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The Vascular Laboratory at Capital Health performs non-invasive testing of the arteries and veins of the body. The tests performed include venous duplex, arterial Doppler, carotid duplex, and abdominal artery duplex. Capital Health Vascular Laboratories are ICAVL Accredited.

Venous duplex

There are several reasons why tests are performed on the veins. They include checking for deep vein thrombosis (DVT), venous reflux, and/or measuring the veins for bypass or for use in a dialysis access. All venous duplex testing is digitally stored in our PACS (Picture Archiving Communications System), interpreted by a vascular laboratory physician, and forwarded to your ordering physician.

Venous duplex for deep vein thrombosis

Venous duplex studies are a non-invasive way for your physician to check for the presence of a deep vein thrombosis (blood clot). Deep vein thrombosis (DVT) is a potentially fatal condition if left untreated, although treatment is often as simple as receiving blood thinners through a pill or injection. Symptoms of DVT can include swelling, pain, redness of a limb, or shortness of breath. Some have no symptoms at all.

The venous duplex is a simple test. The technologist will put warm gel over the veins to be scanned, visualize the veins using ultrasound, and push gently on the area to ensure that the veins are free of DVT. The lower extremity duplex involves the veins from the groin to the ankle, while the upper extremity duplex involves the veins from your neck, across your shoulder, and down to your wrist.

Venous duplex for reflux

Reflux, or insufficiency, is a condition in which the valves in the veins no longer function properly. The result can be varicose veins, discoloration, swelling, or even an ulcer.

This test examines only specific veins. The technologist will apply warm gel to the legs and monitor the blood flow in the veins using ultrasound. The technologist gives a little squeeze to the leg, releases, and documents direction of blood flow.

Venous duplex mapping (measuring)

Venous duplex mapping is performed to document location and size of certain veins. These veins are measured to ensure that they are an acceptable size to be used in a bypass, or for dialysis access. Location of the vein is documented so that your surgeon can easily find the veins to be utilized.

This test examines only the veins specifically ordered by your surgeon. Ultrasound and warm gel are used to visualize the veins. The technologist measures the vein in increments down the arm or leg. Often the technologist will draw the vein on the skin surface using a marker for the surgeon’s easy reference.

Arterial doppler

Peripheral vascular disease (PVD), sometimes called poor circulation, is the narrowing or blockage of the arteries in the arms or legs. Symptoms of PVD include coldness, tingling, numbness, cramping, and sometimes discoloration of the extremities, toes, or fingers.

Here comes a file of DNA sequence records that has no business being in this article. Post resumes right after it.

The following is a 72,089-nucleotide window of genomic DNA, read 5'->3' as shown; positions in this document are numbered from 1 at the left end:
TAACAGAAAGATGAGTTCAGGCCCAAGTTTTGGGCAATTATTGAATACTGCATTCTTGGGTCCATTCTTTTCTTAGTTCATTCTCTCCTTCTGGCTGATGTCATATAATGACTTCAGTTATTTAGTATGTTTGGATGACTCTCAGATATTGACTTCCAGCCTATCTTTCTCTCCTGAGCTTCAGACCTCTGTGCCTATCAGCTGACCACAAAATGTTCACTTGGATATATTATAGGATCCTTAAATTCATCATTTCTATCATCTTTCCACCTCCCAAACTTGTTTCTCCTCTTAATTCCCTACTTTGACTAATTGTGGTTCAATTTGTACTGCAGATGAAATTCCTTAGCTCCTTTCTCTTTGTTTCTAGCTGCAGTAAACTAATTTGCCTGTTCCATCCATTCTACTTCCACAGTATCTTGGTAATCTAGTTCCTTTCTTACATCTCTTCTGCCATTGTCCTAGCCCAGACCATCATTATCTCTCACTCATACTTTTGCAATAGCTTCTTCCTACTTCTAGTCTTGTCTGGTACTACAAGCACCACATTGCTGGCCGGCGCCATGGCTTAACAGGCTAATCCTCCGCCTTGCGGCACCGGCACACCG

There are two types of noninvasive testing performed for PVD. The first is to check for the presence of disease. This is called the segmental Doppler. This same method of testing is used to monitor arterial disease from year to year. The second method is the arterial duplex. This method is typically used to follow the corrective action taken for PVD, such as a bypass. Arterial duplex is also used to monitor a dialysis access.

Segmental doppler & pulse volume recordings

The segmental doppler and pulse volume recordings are performed with blood pressure cuffs. For the lower extremities, cuffs are placed down the legs, on the foot, and even on the big toe. For upper extremity testing, cuffs are placed on the arms and fingers. The cuffs are inflated twice at each location, while the technologist collects tracings and documents pressures.

The results are digitally stored in our PACS (Picture Archiving Communications System) and examined by a vascular laboratory physician. The tracings and the vascular laboratory physician’s interpretation are sent to your referring physician.

Arterial duplex

Arterial duplex is typically performed to monitor a bypass graft or a dialysis access (graft). This test is performed using ultrasound and warm gel. The technologist looks for narrowing or blockage of the graft, while documenting the speed of blood flowing within the graft.

The test is digitally stored in our PACS (Picture Archiving Communications System) and interpreted by a vascular laboratory physician. The vascular physician's interpretation is sent to your ordering physician.

Carotid duplex

Carotid duplex is performed to check for the presence of disease of the carotid artery. The carotid arteries are on either side of your neck, and are the main source of blood flow to the brain. Symptoms of carotid artery disease include dizziness, headaches, weakness or numbness to one side of the body, and loss of vision in one eye.

Testing for carotid artery disease is performed using warm gel and ultrasound to visualize the arteries in the neck. Ultrasound enables the technologist to look for narrowing in the artery while measuring the effect of any blockage by documenting the speed of blood flow within the artery.

Transcranial doppler (TCD)